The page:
Oddly enough when I saw this year's final question, I almost immediately said out loud 25% of the total number or 25. Somewhere very recently I'd seen this problem (I can't remember exactly where), I didn't recall the reasoning offhand but the answer came to mind instantly. Math Counts at the national level works a bit like that. Seeing lots of problems and being able to quickly either recall the entire answer or the efficient means to solve it is critical to win where kids are answering questions like above in a few seconds. In fact, I couldn't even "borrow" some of the questions since they were answered before being fully read out or printed on the screen.
That's not super interesting in the long run, but I think its balanced out by what happens when the larger set of kids are preparing for the contest and even when bystanders read an article in the nytimes and spend some time thinking about a problem.
This one is fairly fun to model. Many people eventually came to the reasoning that for an individual chick there is a 25% chance it won't be pecked. But this is not independent of what happens to all the other chicks. Because this chick wasn't pecked 2 other neighbors were. I like thinking about this as a chain of Ls and Rs where your counting the number of transitions between letters.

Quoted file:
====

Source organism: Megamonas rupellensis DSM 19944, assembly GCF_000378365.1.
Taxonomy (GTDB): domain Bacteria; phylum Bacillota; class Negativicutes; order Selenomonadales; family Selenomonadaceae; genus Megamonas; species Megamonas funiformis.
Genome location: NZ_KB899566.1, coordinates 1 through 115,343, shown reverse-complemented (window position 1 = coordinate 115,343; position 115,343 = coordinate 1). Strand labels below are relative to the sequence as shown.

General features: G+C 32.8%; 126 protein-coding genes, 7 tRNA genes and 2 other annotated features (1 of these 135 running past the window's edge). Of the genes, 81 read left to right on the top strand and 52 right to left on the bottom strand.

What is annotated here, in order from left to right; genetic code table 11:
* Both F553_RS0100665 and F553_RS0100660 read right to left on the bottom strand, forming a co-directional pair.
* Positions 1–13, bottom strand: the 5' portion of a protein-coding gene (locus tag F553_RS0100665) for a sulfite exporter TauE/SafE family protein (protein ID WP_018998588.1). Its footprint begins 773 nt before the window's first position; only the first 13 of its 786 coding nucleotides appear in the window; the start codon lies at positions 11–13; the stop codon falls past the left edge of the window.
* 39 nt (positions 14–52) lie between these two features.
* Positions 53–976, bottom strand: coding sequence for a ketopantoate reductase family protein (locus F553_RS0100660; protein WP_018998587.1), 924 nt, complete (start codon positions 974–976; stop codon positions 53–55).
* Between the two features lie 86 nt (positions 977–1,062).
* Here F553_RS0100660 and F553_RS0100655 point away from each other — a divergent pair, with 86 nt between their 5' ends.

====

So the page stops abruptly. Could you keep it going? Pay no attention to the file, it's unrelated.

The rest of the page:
Behind all of this is the somewhat counter intuitive: Linearity of Expectation. Even though the individual outcomes are dependent the expected value can be had by simply adding them up anyway.
I'm planning to do a session around this today divorced from time pressures. Building up to the Math Counts question through a series of exercises and observations about expected value should make an excellent white board #vnps activity.
Followup interesting tweet stream on the probability distribution:
@stevenstrogatz @SimonDeDeo Late-night coding error. Sorry! Turns out, not binomial. Correct simulation shows much smaller variance, as you predicted. pic.twitter.com/yXN0YaIbpt— Aaron Clauset (@aaronclauset) May 16, 2017